Outdoor recreation amenities restricted across the province
Jesse Bonello - Staff Writer
Sioux Lookout and area residents will be restricted when it comes to enjoying outdoor facilities, and activities, locally due to increased efforts provincially to stop the further spread of COVID-19.
In a news release on March 30, the Government of Ontario issued a new emergency order under the Emergency Management and Civil Protection Act (EMCPA) to close all outdoor recreational amenities, such as sports fields and playgrounds.
“This new order would close all communal or shared, public or private, outdoor recreational amenities everywhere in Ontario, including but not limited to playgrounds, sports fields, basketball and tennis courts, off-leash dog parks, benches, skateboard and BMX parks, picnic areas, outdoor community gardens, park shelters, outdoor exercise equipment, condo parks and gardens, and other outdoor recreational amenities. Green spaces in parks, trails, ravines and conservation areas that aren't otherwise closed would remain open for walkthrough access, but individuals must maintain the safe physical distance of at least two metres apart from others. Ontario's provincial parks and conservation reserves remain closed,” the news release stated.
The Municipality of Sioux Lookout confirmed that all outdoor recreational and greenspaces that apply will soon receive signage notifying the public that there’s no access or use of the sites.
“Council met earlier this week to discuss the evolving public health crisis, and made a number of decisions, including:
Maintaining the closures of all Municipal facilities to the public through April 30, 2020 (with the possibility of extension, if required), with the exception of the Hidden Lake Landfill site and the Sioux Lookout Airport, which are maintaining regular hours of operation. Additionally, as of March 31st, the Provincial Government has ordered the closure of all parks, playgrounds and similar outdoor recreational facilities. These closures will remain in place until the prohibition of use is lifted by the Provincial Government,” the Municipality shared.
“We have ordered signage that will be installed at all applicable outdoor recreational/greenspaces, advising that by Order of the Province of Ontario there is to be no use/access of the site/facility/greenspace until the order is rescinded by the Province.”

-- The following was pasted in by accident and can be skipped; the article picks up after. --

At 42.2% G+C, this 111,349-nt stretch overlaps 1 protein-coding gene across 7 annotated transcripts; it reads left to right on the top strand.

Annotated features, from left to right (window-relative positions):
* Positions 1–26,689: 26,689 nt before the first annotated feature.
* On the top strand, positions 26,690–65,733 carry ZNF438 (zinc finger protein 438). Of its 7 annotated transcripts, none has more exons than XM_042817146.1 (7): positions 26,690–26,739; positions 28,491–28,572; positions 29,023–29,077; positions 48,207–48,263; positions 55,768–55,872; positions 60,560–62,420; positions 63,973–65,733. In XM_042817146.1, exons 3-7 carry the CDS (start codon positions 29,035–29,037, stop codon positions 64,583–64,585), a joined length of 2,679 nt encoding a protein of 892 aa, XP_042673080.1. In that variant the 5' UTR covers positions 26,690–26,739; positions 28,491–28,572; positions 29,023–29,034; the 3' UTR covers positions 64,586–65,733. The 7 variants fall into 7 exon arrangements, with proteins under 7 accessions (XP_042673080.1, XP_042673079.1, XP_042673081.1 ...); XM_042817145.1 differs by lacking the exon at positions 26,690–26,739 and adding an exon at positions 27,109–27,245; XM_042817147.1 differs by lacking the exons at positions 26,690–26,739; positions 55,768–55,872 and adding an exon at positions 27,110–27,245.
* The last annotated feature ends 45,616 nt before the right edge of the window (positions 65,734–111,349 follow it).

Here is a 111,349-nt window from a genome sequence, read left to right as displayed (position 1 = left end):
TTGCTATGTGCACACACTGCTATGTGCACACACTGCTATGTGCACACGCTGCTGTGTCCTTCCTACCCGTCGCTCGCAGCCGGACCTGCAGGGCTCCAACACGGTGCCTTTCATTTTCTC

On March 27, both the Keewatin-Patricia District School Board (KPDSB) and the Northwest Catholic District School Board (TNCDSB) announced the closure of all their play structures due to the COVID-19 Pandemic.
“In addition to our schools and offices being closed, all KPDSB play structures outside of our schools are also closed. Research has shown the COVID-19 virus can last on metal and plastic surfaces in both cold and warm temperatures for at least three (3) days. The closure of all school play structures is to keep everyone safe and limit the possible spread of the virus. Thank you for your cooperation,” the KPDSB shared with all their families and staff.
In a post on their Facebook page, TNCDSB confirmed, “Due to COVID-19, all TNCDSB outdoor play structures are closed to the public.”
Cedar Bay has closed their stable and the cozy cabin to the public, but the Municipality of Sioux Lookout said the trails on Cedar Bays’ property are still available for community access.
“The Municipally-owned property associated with Cedar Bay will not be accessible to the general public (stable, cabins), however, the bulk of the trails are on Crown land, so we have no control over their use. We expect that people are following the public health directives regarding social distancing whenever they have to go outdoors,” the Municipality said.
When it comes to enforcing provincial directives and emergency orders, Sioux Lookout OPP said public safety is the primary focus with financial consequences for individuals and businesses who choose to defy the Emergency Management and Civil Protection Act.
“In Sioux Lookout, our frontline approach at this time is to educate the public and encourage compliance for the purpose of public safety,” said Andrea DeGagne, Sioux Lookout OPP Provincial Constable.
“Voluntary compliance with the emergency measures that have been put in place under the Emergency Management and Civil Protection Act is always preferred, and we appreciate the public’s ongoing support of these mandates. However, it needs to be understood that, for the safety of our community, compliance with these orders is not optional. Recent updates to the Provincial Offences Act outline the financial consequences for individuals and businesses who choose to defy the EMCPA,” she explained.
The Provincial Offences Act has been updated to include three offences, with set fines per offence, to be enforced by police. Those offences and fines include:
• Fail to comply with an order - Part I: Fine of $750
• Obstructions of Person: Fine of $1,000
• Corporations: Fine of $500,000
For more information, visit www.ontario.ca or www.opp.ca.